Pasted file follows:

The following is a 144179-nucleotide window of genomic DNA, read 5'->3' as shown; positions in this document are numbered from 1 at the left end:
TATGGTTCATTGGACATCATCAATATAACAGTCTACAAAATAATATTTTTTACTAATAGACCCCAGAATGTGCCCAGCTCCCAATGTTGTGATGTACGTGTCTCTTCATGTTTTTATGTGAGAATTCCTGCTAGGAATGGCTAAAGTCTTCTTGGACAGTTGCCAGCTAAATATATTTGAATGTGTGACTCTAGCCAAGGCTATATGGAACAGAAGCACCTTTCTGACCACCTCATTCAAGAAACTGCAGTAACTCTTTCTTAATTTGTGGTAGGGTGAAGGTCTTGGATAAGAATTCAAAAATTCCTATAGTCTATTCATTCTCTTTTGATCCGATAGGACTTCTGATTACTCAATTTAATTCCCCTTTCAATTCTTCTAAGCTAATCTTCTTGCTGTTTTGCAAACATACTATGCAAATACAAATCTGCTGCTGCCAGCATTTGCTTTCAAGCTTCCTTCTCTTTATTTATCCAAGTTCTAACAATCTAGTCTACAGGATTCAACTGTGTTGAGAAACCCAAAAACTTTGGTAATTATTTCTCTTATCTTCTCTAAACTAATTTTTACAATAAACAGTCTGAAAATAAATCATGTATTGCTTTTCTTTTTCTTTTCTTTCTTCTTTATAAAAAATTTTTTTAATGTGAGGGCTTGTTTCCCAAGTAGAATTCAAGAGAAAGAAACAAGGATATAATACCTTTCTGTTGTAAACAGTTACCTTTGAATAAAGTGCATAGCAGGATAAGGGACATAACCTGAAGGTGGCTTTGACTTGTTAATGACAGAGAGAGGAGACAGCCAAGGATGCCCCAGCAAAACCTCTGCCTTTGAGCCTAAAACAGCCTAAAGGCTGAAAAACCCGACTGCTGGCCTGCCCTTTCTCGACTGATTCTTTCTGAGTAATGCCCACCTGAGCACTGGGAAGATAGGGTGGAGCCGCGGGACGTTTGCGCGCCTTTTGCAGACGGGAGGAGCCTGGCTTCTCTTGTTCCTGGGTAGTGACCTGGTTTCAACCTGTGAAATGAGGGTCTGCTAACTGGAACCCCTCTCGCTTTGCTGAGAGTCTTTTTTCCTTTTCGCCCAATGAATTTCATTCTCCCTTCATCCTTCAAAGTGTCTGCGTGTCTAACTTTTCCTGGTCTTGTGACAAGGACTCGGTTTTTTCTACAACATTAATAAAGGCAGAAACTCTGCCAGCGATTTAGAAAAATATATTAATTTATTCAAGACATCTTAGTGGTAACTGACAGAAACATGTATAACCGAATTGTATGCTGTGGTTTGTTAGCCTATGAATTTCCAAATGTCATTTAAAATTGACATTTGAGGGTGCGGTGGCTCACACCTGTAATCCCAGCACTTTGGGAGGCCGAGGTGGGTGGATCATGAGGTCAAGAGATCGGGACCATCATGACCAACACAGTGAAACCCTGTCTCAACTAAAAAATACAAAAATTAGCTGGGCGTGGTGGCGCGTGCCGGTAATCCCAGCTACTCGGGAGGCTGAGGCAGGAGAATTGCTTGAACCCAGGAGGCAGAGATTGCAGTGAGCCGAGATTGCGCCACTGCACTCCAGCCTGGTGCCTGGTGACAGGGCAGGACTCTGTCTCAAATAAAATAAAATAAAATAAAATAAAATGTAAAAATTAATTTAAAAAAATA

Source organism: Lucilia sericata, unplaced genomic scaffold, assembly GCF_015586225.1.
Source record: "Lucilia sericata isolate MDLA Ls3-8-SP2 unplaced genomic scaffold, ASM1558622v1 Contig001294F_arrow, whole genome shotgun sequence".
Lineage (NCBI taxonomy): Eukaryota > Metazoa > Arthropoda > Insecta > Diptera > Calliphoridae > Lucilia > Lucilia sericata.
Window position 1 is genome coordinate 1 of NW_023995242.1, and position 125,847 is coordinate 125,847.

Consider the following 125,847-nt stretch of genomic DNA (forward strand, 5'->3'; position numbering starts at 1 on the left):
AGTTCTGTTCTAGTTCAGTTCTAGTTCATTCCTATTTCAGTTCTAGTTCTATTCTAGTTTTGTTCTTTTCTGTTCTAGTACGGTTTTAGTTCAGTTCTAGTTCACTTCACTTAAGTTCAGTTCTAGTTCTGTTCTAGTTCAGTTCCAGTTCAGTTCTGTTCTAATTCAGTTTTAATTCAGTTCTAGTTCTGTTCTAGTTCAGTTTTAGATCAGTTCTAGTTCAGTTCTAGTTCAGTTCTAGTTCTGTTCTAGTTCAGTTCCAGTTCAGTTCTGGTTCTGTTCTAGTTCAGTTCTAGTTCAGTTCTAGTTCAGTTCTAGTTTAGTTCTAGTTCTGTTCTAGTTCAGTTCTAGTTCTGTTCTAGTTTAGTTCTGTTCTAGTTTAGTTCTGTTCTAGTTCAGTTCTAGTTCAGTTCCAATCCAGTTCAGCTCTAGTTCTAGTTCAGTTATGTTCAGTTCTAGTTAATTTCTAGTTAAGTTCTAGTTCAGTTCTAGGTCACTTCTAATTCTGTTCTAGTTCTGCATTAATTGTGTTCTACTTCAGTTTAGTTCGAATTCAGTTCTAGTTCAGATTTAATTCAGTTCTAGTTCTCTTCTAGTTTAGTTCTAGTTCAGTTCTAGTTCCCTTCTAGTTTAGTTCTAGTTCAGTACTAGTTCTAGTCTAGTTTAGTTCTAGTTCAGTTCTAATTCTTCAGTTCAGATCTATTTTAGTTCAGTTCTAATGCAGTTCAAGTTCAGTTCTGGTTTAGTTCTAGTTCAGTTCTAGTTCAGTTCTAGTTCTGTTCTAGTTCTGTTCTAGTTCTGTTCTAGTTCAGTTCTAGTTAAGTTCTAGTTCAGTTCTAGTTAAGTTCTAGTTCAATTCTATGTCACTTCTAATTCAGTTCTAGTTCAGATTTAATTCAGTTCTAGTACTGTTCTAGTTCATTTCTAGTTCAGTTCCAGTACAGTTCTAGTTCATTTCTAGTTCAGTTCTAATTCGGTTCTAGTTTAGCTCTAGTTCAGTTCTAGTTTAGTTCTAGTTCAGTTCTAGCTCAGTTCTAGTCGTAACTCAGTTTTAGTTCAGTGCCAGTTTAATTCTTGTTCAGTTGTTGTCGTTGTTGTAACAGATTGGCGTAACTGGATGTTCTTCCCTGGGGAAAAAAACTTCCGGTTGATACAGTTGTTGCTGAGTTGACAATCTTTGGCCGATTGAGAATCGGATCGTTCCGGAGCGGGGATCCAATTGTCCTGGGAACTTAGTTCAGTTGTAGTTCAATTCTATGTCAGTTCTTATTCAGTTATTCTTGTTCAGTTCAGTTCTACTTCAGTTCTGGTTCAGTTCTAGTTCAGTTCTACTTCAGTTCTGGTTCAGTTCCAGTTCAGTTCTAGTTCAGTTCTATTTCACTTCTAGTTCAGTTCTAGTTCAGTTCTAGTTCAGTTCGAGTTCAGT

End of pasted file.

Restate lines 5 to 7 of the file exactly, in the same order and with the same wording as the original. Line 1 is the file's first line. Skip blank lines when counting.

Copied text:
Lineage (NCBI taxonomy): Eukaryota > Metazoa > Arthropoda > Insecta > Diptera > Calliphoridae > Lucilia > Lucilia sericata.
Window position 1 is genome coordinate 1 of NW_023995242.1, and position 125,847 is coordinate 125,847.

Consider the following 125,847-nt stretch of genomic DNA (forward strand, 5'->3'; position numbering starts at 1 on the left):